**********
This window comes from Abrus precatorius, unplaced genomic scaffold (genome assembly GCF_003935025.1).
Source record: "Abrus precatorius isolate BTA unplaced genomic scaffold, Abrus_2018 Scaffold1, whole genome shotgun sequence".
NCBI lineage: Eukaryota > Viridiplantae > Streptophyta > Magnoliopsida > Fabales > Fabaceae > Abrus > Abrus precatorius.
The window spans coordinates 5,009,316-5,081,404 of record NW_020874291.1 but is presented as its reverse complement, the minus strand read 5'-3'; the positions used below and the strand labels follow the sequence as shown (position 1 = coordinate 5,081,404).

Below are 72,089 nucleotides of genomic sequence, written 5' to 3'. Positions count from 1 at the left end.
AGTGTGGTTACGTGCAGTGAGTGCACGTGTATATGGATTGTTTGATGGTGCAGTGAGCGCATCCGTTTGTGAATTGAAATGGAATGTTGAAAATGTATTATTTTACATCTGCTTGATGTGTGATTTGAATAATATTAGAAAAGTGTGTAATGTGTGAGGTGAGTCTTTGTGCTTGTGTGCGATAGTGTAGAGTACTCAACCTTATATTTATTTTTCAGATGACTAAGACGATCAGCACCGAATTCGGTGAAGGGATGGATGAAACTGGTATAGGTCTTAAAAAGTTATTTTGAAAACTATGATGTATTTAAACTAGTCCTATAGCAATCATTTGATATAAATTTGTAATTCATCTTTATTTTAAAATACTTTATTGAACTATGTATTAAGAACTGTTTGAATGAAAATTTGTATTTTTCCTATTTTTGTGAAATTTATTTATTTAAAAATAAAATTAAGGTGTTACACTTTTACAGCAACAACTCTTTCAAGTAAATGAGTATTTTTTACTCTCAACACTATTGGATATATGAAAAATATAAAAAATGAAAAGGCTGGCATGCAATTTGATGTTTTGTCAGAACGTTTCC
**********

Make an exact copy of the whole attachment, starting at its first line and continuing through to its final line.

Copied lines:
This window comes from Abrus precatorius, unplaced genomic scaffold (genome assembly GCF_003935025.1).
Source record: "Abrus precatorius isolate BTA unplaced genomic scaffold, Abrus_2018 Scaffold1, whole genome shotgun sequence".
NCBI lineage: Eukaryota > Viridiplantae > Streptophyta > Magnoliopsida > Fabales > Fabaceae > Abrus > Abrus precatorius.
The window spans coordinates 5,009,316-5,081,404 of record NW_020874291.1 but is presented as its reverse complement, the minus strand read 5'-3'; the positions used below and the strand labels follow the sequence as shown (position 1 = coordinate 5,081,404).

Below are 72,089 nucleotides of genomic sequence, written 5' to 3'. Positions count from 1 at the left end.
AGTGTGGTTACGTGCAGTGAGTGCACGTGTATATGGATTGTTTGATGGTGCAGTGAGCGCATCCGTTTGTGAATTGAAATGGAATGTTGAAAATGTATTATTTTACATCTGCTTGATGTGTGATTTGAATAATATTAGAAAAGTGTGTAATGTGTGAGGTGAGTCTTTGTGCTTGTGTGCGATAGTGTAGAGTACTCAACCTTATATTTATTTTTCAGATGACTAAGACGATCAGCACCGAATTCGGTGAAGGGATGGATGAAACTGGTATAGGTCTTAAAAAGTTATTTTGAAAACTATGATGTATTTAAACTAGTCCTATAGCAATCATTTGATATAAATTTGTAATTCATCTTTATTTTAAAATACTTTATTGAACTATGTATTAAGAACTGTTTGAATGAAAATTTGTATTTTTCCTATTTTTGTGAAATTTATTTATTTAAAAATAAAATTAAGGTGTTACACTTTTACAGCAACAACTCTTTCAAGTAAATGAGTATTTTTTACTCTCAACACTATTGGATATATGAAAAATATAAAAAATGAAAAGGCTGGCATGCAATTTGATGTTTTGTCAGAACGTTTCC